An Ember in the Ashes
An Ember in the Ashes #1
author : sabaa tahir
pages : [hardcover] 446
memorable quote : There are two kinds of guilt. The kind that’s a burden and the kind that gives you purpose. Let your guilt be your fuel.
favorite character : elias
Laia is a slave.
Elias is a soldier.
Neither is free.
Under the Martial Empire, defiance is met with death. Those who do not vow their blood and bodies to the Emperor risk the execution of their loved ones and the destruction of all they hold dear.
It is in this brutal world, inspired by ancient Rome, that Laia lives with her grandparents and older brother. The family ekes out an existence in the Empire’s impoverished backstreets. They do not challenge the Empire. They’ve seen what happens to those who do.
But when Laia’s brother is arrested for treason, Laia is forced to make a decision. In exchange for help from rebels who promise to rescue her brother, she will risk her life to spy for them from within the Empire’s greatest military academy.
There, Laia meets Elias, the school’s finest soldier—and secretly, its most unwilling. Elias wants only to be free of the tyranny he’s being trained to enforce. He and Laia will soon realize that their destinies are intertwined—and that their choices will change the fate of the Empire itself.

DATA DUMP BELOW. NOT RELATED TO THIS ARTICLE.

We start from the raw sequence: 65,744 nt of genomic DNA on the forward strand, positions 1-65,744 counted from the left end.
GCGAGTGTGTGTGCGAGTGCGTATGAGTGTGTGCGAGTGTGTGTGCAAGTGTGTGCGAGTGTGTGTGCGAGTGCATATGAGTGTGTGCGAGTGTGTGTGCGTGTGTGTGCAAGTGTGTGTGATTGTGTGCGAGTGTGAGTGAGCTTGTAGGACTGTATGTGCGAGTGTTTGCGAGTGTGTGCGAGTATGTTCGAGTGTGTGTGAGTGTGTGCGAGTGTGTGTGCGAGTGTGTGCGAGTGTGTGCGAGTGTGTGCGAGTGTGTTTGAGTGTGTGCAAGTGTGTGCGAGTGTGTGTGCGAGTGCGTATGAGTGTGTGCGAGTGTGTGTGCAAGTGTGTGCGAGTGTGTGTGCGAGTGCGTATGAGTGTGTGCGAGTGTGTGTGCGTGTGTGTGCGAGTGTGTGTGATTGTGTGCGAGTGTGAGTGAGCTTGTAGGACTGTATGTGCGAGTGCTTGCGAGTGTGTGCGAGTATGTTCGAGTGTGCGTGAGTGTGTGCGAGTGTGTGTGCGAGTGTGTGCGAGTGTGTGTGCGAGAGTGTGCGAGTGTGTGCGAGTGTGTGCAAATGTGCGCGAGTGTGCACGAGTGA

Wow. There is so much going on in this book and it left me wanting (needing?) more.
First, I have to talk about this book summary. It was what interested me in the book, but it’s a little inaccurate. Laia isn’t a slave–not exactly. She’s born ‘free’, still beneath the ruling class, and can do whatever she wants. As long as she doesn’t step out of line, learn to read or write, or speak up for herself. Still, she isn’t a slave as defined in this world. Her life changes when the Empire comes knocking and destroys her life and her family. I won’t say more because I think it’s better for you to read about the changes and struggle Laia goes through, but I loved seeing her find her strength.
Elias, I think I loved more. Maybe it was because I was so interested by the military life he led. He’s been trained since the age of six to become one of the Empire’s deadliest assassins. But after all of that rigorous training (including a stage where ten year olds are sent to live in the wild for four years?!) he still have a soft spot. The others call him weak, but I loved that about him. He still had a heart.
Though the book is told with each chapter alternating between Elias’ and Laia’s perspectives, there was never a chapter I wanted to skip over. The only frustrating thing was that it seemed like every chapter ended on a mini cliff hanger. So I’d rush to see what was going to happen to one character, only to have the other in peril by the time I had a chance to see what was going to happen to someone else!
I really, really loved this book and I’m definitely going to be recommending it. I can’t say much more about it, for fear of spoiling what I think needs to be experienced. But Sabaa Tahir is an author to look out for.